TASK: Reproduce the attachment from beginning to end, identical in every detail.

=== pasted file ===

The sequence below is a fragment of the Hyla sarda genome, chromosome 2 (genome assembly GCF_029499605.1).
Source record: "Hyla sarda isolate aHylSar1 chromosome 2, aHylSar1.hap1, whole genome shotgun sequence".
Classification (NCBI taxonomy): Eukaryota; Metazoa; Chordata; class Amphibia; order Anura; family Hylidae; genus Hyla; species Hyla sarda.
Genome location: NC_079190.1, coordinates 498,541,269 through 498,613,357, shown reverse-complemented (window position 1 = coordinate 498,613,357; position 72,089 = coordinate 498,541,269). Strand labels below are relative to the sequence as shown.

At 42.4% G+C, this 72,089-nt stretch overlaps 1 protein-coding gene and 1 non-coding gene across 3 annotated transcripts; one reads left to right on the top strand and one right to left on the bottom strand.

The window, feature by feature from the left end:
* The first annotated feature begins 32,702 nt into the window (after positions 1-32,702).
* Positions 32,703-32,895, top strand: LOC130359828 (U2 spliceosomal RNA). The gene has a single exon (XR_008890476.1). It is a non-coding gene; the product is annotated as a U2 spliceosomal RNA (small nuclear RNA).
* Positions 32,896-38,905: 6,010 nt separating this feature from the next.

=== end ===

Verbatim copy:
The sequence below is a fragment of the Hyla sarda genome, chromosome 2 (genome assembly GCF_029499605.1).
Source record: "Hyla sarda isolate aHylSar1 chromosome 2, aHylSar1.hap1, whole genome shotgun sequence".
Classification (NCBI taxonomy): Eukaryota; Metazoa; Chordata; class Amphibia; order Anura; family Hylidae; genus Hyla; species Hyla sarda.
Genome location: NC_079190.1, coordinates 498,541,269 through 498,613,357, shown reverse-complemented (window position 1 = coordinate 498,613,357; position 72,089 = coordinate 498,541,269). Strand labels below are relative to the sequence as shown.

At 42.4% G+C, this 72,089-nt stretch overlaps 1 protein-coding gene and 1 non-coding gene across 3 annotated transcripts; one reads left to right on the top strand and one right to left on the bottom strand.

The window, feature by feature from the left end:
* The first annotated feature begins 32,702 nt into the window (after positions 1-32,702).
* Positions 32,703-32,895, top strand: LOC130359828 (U2 spliceosomal RNA). The gene has a single exon (XR_008890476.1). It is a non-coding gene; the product is annotated as a U2 spliceosomal RNA (small nuclear RNA).
* Positions 32,896-38,905: 6,010 nt separating this feature from the next.